Reclaiming Pune Roads With 'Bike Bus Movement'

Reclaiming Pune Roads With 'Bike Bus Movement'

Under this initiative, school children led by parents and teachers cycle to school on designated days and designated routes; children along the route also hop on. This is being done to promote road safety and cycling as a healthy activity.

Abhay VaidyaUpdated: Monday, May 27, 2024, 09:11 AM IST
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How can Pune move forward and take the nation along with her in the aftermath of the recent Porsche tragedy which snuffed out two young and promising lives in an instant? Horrific road accidents have become the norm, and it comes as no surprise as India has the highest incidence of road fatalities in the world 1.50 lakh in 2022, according to the World Health Organisation.

While stricter laws and greater road safety need to be enforced by the central and state governments, community initiatives such as the 'Bike Bus Movement' in Europe and America can help citizens reclaim city roads.

During a public discussion about road safety and cycling in Pune organised by crusaders Ranjit Gadgil (Parisar) and Sanskriti Menon some months ago, a suggestion was made for group cycling by children and adults in different localities to promote safe cycling in the city. It was suggested that such cycle rallies, conducted regularly, should involve local community leaders, school authorities, parents, children, politicians, and the police. Incidentally, this is exactly what is happening in many towns and cities in Europe and America, where local communities are driving the 'Bike Bus Movement'.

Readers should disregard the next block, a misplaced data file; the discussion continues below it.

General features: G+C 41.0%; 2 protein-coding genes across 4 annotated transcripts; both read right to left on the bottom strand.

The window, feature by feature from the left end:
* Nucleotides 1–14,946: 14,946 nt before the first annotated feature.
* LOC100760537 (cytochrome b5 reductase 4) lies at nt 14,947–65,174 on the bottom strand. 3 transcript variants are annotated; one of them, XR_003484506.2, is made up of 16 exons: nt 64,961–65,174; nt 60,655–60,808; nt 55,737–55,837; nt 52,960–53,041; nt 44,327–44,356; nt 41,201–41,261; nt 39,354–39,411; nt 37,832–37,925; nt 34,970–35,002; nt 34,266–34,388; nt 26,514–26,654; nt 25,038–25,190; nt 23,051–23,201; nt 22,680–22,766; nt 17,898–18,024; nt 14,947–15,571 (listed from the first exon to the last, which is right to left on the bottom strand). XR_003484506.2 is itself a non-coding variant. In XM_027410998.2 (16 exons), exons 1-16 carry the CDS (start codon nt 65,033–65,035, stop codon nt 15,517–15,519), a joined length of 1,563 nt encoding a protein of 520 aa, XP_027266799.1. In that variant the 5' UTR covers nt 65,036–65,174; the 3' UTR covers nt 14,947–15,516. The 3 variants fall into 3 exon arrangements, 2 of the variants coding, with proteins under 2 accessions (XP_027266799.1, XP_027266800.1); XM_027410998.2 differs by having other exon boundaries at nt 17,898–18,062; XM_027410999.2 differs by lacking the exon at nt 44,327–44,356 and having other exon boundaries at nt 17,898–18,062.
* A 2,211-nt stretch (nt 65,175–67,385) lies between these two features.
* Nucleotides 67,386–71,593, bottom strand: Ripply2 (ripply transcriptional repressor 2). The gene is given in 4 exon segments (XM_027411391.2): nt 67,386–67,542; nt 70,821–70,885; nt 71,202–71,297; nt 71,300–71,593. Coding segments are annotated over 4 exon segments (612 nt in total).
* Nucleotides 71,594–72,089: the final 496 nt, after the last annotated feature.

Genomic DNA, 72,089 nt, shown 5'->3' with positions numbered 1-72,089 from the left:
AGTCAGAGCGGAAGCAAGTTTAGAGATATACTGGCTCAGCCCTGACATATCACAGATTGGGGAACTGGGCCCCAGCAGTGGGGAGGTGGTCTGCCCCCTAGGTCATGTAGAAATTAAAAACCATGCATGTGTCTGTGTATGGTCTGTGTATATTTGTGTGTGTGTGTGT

Under this initiative, school children led by parents and teachers cycle to school on designated days and designated routes; children along the route also hop on. This is being done to promote road safety and cycling as a healthy activity.

The Bike Bus Movement originated in the city of Vic in Spain in 2020 when two school teachers from El Petit Miguel School accompanied nine children to school by bicycle. Overcoming initial hurdles, 'BusBici' gained strength with the number of cyclists rising to nearly 1,000 in the Barcelona Metropolitan Area. The growing community of cyclists demanded and got safe cycling infrastructure for the city. From Europe, the movement has spread to parts of the United States and the UK.

In 2023, the first international 'Bike Bus Summit' was held in Barcelona and the resolution adopted said: “Community bike rides to school make boys and girls happier, awake and ready to learn. Our community becomes more connected and resilient. We show that our streets can also be for the little ones.”

The resolution demanded that political leaders “prioritize urban space and resources for child-friendly, healthy, and safer streets.” Incidentally, there is a strong correlation between road safety and cycling. More cyclists would mean that those driving cars, scooters, mobikes, buses, and autos would be constrained to drive carefully. The authorities would also be compelled to bring in greater safety on our roads. The higher the number of cyclists on our roads, the greater the public pressure on the police and civic administration to ensure the safety of cyclists.

It goes without saying that cycling is not only healthy and eco-friendly but also helps the nation in reducing its fuel import bill. In this age of junk food, diabetes, and climate change, the joy of cycling is witnessing a revival as more and more children and adults alike are taking to it.

Pune, which was the 'Bicycle Capital of India' in the 1960s with hundreds of children, teenagers, and adults cycling to school, college, and work, needs to reclaim its city roads one way or another. The 'Bike Bus' initiative could be part of this drive, setting an example for other Indian cities to follow.

The author is a journalist and works for a policy research think tank. He tweets at @abhay_vaidya

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